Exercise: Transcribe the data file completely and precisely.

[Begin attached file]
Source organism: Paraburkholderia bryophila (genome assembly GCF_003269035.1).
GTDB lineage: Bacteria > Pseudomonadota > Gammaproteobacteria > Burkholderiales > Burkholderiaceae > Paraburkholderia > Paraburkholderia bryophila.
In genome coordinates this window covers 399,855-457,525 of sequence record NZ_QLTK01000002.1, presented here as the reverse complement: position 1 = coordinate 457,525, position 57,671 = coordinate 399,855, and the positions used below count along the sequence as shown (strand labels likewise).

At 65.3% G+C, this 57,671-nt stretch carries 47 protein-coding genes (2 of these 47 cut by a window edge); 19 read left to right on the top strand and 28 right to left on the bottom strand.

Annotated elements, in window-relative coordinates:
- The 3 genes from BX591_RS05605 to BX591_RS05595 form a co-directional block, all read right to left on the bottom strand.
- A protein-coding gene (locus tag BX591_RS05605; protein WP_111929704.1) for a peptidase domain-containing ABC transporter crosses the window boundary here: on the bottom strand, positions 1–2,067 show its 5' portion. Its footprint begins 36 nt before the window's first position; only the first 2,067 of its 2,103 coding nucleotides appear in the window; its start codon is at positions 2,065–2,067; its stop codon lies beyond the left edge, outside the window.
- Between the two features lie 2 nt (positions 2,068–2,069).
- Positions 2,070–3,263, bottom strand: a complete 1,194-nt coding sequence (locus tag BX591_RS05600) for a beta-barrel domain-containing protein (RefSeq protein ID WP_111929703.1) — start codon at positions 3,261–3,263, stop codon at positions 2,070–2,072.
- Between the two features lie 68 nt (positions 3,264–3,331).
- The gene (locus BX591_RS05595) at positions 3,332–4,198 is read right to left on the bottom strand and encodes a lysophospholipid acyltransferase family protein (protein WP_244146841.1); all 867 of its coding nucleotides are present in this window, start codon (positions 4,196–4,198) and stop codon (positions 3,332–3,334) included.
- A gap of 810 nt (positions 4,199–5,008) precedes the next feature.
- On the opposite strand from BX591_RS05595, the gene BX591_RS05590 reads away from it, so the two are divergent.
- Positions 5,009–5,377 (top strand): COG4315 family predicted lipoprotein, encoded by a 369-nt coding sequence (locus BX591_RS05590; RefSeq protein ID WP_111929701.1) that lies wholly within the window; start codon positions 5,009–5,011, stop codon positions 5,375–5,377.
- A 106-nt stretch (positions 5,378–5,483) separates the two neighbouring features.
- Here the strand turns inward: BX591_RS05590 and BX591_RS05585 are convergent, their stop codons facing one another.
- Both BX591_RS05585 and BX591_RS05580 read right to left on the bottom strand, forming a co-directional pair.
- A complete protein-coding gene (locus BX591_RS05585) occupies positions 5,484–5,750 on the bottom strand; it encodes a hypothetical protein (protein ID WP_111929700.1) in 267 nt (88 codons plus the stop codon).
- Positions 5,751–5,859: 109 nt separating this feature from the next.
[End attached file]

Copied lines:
Source organism: Paraburkholderia bryophila (genome assembly GCF_003269035.1).
GTDB lineage: Bacteria > Pseudomonadota > Gammaproteobacteria > Burkholderiales > Burkholderiaceae > Paraburkholderia > Paraburkholderia bryophila.
In genome coordinates this window covers 399,855-457,525 of sequence record NZ_QLTK01000002.1, presented here as the reverse complement: position 1 = coordinate 457,525, position 57,671 = coordinate 399,855, and the positions used below count along the sequence as shown (strand labels likewise).

At 65.3% G+C, this 57,671-nt stretch carries 47 protein-coding genes (2 of these 47 cut by a window edge); 19 read left to right on the top strand and 28 right to left on the bottom strand.

Annotated elements, in window-relative coordinates:
- The 3 genes from BX591_RS05605 to BX591_RS05595 form a co-directional block, all read right to left on the bottom strand.
- A protein-coding gene (locus tag BX591_RS05605; protein WP_111929704.1) for a peptidase domain-containing ABC transporter crosses the window boundary here: on the bottom strand, positions 1–2,067 show its 5' portion. Its footprint begins 36 nt before the window's first position; only the first 2,067 of its 2,103 coding nucleotides appear in the window; its start codon is at positions 2,065–2,067; its stop codon lies beyond the left edge, outside the window.
- Between the two features lie 2 nt (positions 2,068–2,069).
- Positions 2,070–3,263, bottom strand: a complete 1,194-nt coding sequence (locus tag BX591_RS05600) for a beta-barrel domain-containing protein (RefSeq protein ID WP_111929703.1) — start codon at positions 3,261–3,263, stop codon at positions 2,070–2,072.
- Between the two features lie 68 nt (positions 3,264–3,331).
- The gene (locus BX591_RS05595) at positions 3,332–4,198 is read right to left on the bottom strand and encodes a lysophospholipid acyltransferase family protein (protein WP_244146841.1); all 867 of its coding nucleotides are present in this window, start codon (positions 4,196–4,198) and stop codon (positions 3,332–3,334) included.
- A gap of 810 nt (positions 4,199–5,008) precedes the next feature.
- On the opposite strand from BX591_RS05595, the gene BX591_RS05590 reads away from it, so the two are divergent.
- Positions 5,009–5,377 (top strand): COG4315 family predicted lipoprotein, encoded by a 369-nt coding sequence (locus BX591_RS05590; RefSeq protein ID WP_111929701.1) that lies wholly within the window; start codon positions 5,009–5,011, stop codon positions 5,375–5,377.
- A 106-nt stretch (positions 5,378–5,483) separates the two neighbouring features.
- Here the strand turns inward: BX591_RS05590 and BX591_RS05585 are convergent, their stop codons facing one another.
- Both BX591_RS05585 and BX591_RS05580 read right to left on the bottom strand, forming a co-directional pair.
- A complete protein-coding gene (locus BX591_RS05585) occupies positions 5,484–5,750 on the bottom strand; it encodes a hypothetical protein (protein ID WP_111929700.1) in 267 nt (88 codons plus the stop codon).
- Positions 5,751–5,859: 109 nt separating this feature from the next.